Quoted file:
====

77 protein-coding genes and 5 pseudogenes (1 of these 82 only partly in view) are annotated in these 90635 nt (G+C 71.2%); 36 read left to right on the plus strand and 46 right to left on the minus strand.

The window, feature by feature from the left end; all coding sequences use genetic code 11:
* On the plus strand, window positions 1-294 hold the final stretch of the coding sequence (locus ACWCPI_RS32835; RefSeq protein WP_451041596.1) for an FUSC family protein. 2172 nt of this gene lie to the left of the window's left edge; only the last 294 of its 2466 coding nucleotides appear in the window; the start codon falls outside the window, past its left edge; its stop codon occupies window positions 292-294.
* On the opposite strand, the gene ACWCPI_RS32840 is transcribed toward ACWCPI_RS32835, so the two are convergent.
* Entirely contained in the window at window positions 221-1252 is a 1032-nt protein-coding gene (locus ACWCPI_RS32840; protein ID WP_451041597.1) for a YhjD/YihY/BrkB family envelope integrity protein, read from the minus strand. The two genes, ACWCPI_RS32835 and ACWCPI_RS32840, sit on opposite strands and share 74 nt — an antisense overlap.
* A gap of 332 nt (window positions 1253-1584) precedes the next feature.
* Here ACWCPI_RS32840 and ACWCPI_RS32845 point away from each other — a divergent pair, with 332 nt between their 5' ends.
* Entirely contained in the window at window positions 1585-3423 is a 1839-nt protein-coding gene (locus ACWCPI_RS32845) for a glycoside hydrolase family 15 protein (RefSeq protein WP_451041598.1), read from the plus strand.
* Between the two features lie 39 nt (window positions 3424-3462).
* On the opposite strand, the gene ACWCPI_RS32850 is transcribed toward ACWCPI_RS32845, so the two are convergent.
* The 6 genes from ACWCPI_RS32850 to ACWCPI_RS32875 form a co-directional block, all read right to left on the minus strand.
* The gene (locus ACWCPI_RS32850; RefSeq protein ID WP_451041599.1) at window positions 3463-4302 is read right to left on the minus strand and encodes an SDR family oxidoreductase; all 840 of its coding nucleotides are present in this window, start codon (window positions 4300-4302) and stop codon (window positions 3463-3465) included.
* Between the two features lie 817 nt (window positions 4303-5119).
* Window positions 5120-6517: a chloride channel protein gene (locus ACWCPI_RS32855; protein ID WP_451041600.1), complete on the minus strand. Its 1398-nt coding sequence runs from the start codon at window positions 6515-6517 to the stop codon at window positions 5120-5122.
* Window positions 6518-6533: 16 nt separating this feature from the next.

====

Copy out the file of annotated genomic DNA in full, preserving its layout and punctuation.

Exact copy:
77 protein-coding genes and 5 pseudogenes (1 of these 82 only partly in view) are annotated in these 90635 nt (G+C 71.2%); 36 read left to right on the plus strand and 46 right to left on the minus strand.

The window, feature by feature from the left end; all coding sequences use genetic code 11:
* On the plus strand, window positions 1-294 hold the final stretch of the coding sequence (locus ACWCPI_RS32835; RefSeq protein WP_451041596.1) for an FUSC family protein. 2172 nt of this gene lie to the left of the window's left edge; only the last 294 of its 2466 coding nucleotides appear in the window; the start codon falls outside the window, past its left edge; its stop codon occupies window positions 292-294.
* On the opposite strand, the gene ACWCPI_RS32840 is transcribed toward ACWCPI_RS32835, so the two are convergent.
* Entirely contained in the window at window positions 221-1252 is a 1032-nt protein-coding gene (locus ACWCPI_RS32840; protein ID WP_451041597.1) for a YhjD/YihY/BrkB family envelope integrity protein, read from the minus strand. The two genes, ACWCPI_RS32835 and ACWCPI_RS32840, sit on opposite strands and share 74 nt — an antisense overlap.
* A gap of 332 nt (window positions 1253-1584) precedes the next feature.
* Here ACWCPI_RS32840 and ACWCPI_RS32845 point away from each other — a divergent pair, with 332 nt between their 5' ends.
* Entirely contained in the window at window positions 1585-3423 is a 1839-nt protein-coding gene (locus ACWCPI_RS32845) for a glycoside hydrolase family 15 protein (RefSeq protein WP_451041598.1), read from the plus strand.
* Between the two features lie 39 nt (window positions 3424-3462).
* On the opposite strand, the gene ACWCPI_RS32850 is transcribed toward ACWCPI_RS32845, so the two are convergent.
* The 6 genes from ACWCPI_RS32850 to ACWCPI_RS32875 form a co-directional block, all read right to left on the minus strand.
* The gene (locus ACWCPI_RS32850; RefSeq protein ID WP_451041599.1) at window positions 3463-4302 is read right to left on the minus strand and encodes an SDR family oxidoreductase; all 840 of its coding nucleotides are present in this window, start codon (window positions 4300-4302) and stop codon (window positions 3463-3465) included.
* Between the two features lie 817 nt (window positions 4303-5119).
* Window positions 5120-6517: a chloride channel protein gene (locus ACWCPI_RS32855; protein ID WP_451041600.1), complete on the minus strand. Its 1398-nt coding sequence runs from the start codon at window positions 6515-6517 to the stop codon at window positions 5120-5122.
* Window positions 6518-6533: 16 nt separating this feature from the next.